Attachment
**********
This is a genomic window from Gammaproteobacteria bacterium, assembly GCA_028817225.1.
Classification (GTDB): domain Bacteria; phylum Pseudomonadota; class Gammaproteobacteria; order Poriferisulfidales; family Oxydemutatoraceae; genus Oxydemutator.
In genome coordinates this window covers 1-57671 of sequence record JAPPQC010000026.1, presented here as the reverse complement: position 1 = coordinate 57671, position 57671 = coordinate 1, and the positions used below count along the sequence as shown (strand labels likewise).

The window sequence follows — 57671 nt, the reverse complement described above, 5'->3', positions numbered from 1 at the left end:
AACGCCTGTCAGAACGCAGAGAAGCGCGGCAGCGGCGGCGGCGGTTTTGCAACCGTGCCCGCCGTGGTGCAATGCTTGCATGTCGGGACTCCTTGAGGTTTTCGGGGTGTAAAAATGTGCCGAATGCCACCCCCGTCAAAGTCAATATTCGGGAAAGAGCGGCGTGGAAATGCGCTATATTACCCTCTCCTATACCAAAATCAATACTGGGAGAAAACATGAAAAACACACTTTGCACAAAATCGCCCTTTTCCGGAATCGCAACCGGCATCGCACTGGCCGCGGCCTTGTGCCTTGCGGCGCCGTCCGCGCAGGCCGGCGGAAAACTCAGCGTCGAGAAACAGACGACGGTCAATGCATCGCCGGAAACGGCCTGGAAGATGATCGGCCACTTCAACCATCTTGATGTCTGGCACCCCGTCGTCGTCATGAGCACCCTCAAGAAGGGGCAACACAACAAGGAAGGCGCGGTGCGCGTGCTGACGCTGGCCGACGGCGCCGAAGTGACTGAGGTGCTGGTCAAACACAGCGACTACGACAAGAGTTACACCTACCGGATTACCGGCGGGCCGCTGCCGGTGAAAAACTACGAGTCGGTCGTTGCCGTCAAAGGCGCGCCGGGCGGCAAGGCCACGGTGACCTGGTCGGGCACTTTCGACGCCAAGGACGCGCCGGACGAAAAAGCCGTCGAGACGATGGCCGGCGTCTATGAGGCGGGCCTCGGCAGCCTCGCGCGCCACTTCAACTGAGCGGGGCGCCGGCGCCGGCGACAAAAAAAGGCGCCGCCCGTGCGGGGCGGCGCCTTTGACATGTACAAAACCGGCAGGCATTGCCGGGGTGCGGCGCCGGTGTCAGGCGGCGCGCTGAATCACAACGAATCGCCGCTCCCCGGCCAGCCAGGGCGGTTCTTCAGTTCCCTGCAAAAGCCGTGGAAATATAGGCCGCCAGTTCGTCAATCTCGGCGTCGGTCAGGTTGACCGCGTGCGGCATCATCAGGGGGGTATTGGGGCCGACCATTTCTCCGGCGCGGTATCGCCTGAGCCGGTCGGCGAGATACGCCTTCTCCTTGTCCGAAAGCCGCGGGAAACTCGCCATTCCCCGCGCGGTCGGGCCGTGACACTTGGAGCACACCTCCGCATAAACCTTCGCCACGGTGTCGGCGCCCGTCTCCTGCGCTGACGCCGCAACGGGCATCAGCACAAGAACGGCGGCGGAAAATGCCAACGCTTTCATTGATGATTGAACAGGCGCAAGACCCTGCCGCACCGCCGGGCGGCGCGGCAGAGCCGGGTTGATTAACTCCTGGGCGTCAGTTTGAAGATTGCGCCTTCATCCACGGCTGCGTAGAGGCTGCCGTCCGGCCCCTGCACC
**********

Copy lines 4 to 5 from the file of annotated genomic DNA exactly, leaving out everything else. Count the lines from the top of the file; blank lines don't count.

The window sequence follows — 57671 nt, the reverse complement described above, 5'->3', positions numbered from 1 at the left end:
AACGCCTGTCAGAACGCAGAGAAGCGCGGCAGCGGCGGCGGCGGTTTTGCAACCGTGCCCGCCGTGGTGCAATGCTTGCATGTCGGGACTCCTTGAGGTTTTCGGGGTGTAAAAATGTGCCGAATGCCACCCCCGTCAAAGTCAATATTCGGGAAAGAGCGGCGTGGAAATGCGCTATATTACCCTCTCCTATACCAAAATCAATACTGGGAGAAAACATGAAAAACACACTTTGCACAAAATCGCCCTTTTCCGGAATCGCAACCGGCATCGCACTGGCCGCGGCCTTGTGCCTTGCGGCGCCGTCCGCGCAGGCCGGCGGAAAACTCAGCGTCGAGAAACAGACGACGGTCAATGCATCGCCGGAAACGGCCTGGAAGATGATCGGCCACTTCAACCATCTTGATGTCTGGCACCCCGTCGTCGTCATGAGCACCCTCAAGAAGGGGCAACACAACAAGGAAGGCGCGGTGCGCGTGCTGACGCTGGCCGACGGCGCCGAAGTGACTGAGGTGCTGGTCAAACACAGCGACTACGACAAGAGTTACACCTACCGGATTACCGGCGGGCCGCTGCCGGTGAAAAACTACGAGTCGGTCGTTGCCGTCAAAGGCGCGCCGGGCGGCAAGGCCACGGTGACCTGGTCGGGCACTTTCGACGCCAAGGACGCGCCGGACGAAAAAGCCGTCGAGACGATGGCCGGCGTCTATGAGGCGGGCCTCGGCAGCCTCGCGCGCCACTTCAACTGAGCGGGGCGCCGGCGCCGGCGACAAAAAAAGGCGCCGCCCGTGCGGGGCGGCGCCTTTGACATGTACAAAACCGGCAGGCATTGCCGGGGTGCGGCGCCGGTGTCAGGCGGCGCGCTGAATCACAACGAATCGCCGCTCCCCGGCCAGCCAGGGCGGTTCTTCAGTTCCCTGCAAAAGCCGTGGAAATATAGGCCGCCAGTTCGTCAATCTCGGCGTCGGTCAGGTTGACCGCGTGCGGCATCATCAGGGGGGTATTGGGGCCGACCATTTCTCCGGCGCGGTATCGCCTGAGCCGGTCGGCGAGATACGCCTTCTCCTTGTCCGAAAGCCGCGGGAAACTCGCCATTCCCCGCGCGGTCGGGCCGTGACACTTGGAGCACACCTCCGCATAAACCTTCGCCACGGTGTCGGCGCCCGTCTCCTGCGCTGACGCCGCAACGGGCATCAGCACAAGAACGGCGGCGGAAAATGCCAACGCTTTCATTGATGATTGAACAGGCGCAAGACCCTGCCGCACCGCCGGGCGGCGCGGCAGAGCCGGGTTGATTAACTCCTGGGCGTCAGTTTGAAGATTGCGCCTTCATCCACGGCTGCGTAGAGGCTGCCGTCCGGCCCCTGCACC